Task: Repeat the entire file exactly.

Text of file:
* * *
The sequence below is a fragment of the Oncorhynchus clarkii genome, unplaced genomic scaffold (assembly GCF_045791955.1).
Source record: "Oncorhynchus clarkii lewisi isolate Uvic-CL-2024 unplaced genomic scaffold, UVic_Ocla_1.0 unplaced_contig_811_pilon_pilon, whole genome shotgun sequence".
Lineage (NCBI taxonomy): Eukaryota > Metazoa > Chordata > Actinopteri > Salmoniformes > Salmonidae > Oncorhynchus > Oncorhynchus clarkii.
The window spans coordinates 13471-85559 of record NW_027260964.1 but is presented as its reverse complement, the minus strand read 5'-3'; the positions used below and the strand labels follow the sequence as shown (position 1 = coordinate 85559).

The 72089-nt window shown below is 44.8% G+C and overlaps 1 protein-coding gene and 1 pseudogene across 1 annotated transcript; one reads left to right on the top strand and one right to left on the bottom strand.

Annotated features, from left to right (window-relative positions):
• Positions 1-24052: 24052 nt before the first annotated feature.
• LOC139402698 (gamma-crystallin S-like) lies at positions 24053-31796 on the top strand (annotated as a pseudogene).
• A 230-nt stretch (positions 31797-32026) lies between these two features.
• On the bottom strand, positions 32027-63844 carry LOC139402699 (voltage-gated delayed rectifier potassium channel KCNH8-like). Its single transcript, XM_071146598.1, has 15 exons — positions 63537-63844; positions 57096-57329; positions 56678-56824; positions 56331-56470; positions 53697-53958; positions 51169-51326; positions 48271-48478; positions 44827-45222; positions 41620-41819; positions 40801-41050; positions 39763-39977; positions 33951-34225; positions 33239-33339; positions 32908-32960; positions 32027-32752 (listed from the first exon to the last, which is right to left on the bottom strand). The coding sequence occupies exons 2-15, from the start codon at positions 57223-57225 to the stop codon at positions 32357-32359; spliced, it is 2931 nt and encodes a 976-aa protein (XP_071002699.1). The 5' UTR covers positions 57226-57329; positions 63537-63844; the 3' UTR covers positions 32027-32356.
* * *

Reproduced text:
The sequence below is a fragment of the Oncorhynchus clarkii genome, unplaced genomic scaffold (assembly GCF_045791955.1).
Source record: "Oncorhynchus clarkii lewisi isolate Uvic-CL-2024 unplaced genomic scaffold, UVic_Ocla_1.0 unplaced_contig_811_pilon_pilon, whole genome shotgun sequence".
Lineage (NCBI taxonomy): Eukaryota > Metazoa > Chordata > Actinopteri > Salmoniformes > Salmonidae > Oncorhynchus > Oncorhynchus clarkii.
The window spans coordinates 13471-85559 of record NW_027260964.1 but is presented as its reverse complement, the minus strand read 5'-3'; the positions used below and the strand labels follow the sequence as shown (position 1 = coordinate 85559).

The 72089-nt window shown below is 44.8% G+C and overlaps 1 protein-coding gene and 1 pseudogene across 1 annotated transcript; one reads left to right on the top strand and one right to left on the bottom strand.

Annotated features, from left to right (window-relative positions):
• Positions 1-24052: 24052 nt before the first annotated feature.
• LOC139402698 (gamma-crystallin S-like) lies at positions 24053-31796 on the top strand (annotated as a pseudogene).
• A 230-nt stretch (positions 31797-32026) lies between these two features.
• On the bottom strand, positions 32027-63844 carry LOC139402699 (voltage-gated delayed rectifier potassium channel KCNH8-like). Its single transcript, XM_071146598.1, has 15 exons — positions 63537-63844; positions 57096-57329; positions 56678-56824; positions 56331-56470; positions 53697-53958; positions 51169-51326; positions 48271-48478; positions 44827-45222; positions 41620-41819; positions 40801-41050; positions 39763-39977; positions 33951-34225; positions 33239-33339; positions 32908-32960; positions 32027-32752 (listed from the first exon to the last, which is right to left on the bottom strand). The coding sequence occupies exons 2-15, from the start codon at positions 57223-57225 to the stop codon at positions 32357-32359; spliced, it is 2931 nt and encodes a 976-aa protein (XP_071002699.1). The 5' UTR covers positions 57226-57329; positions 63537-63844; the 3' UTR covers positions 32027-32356.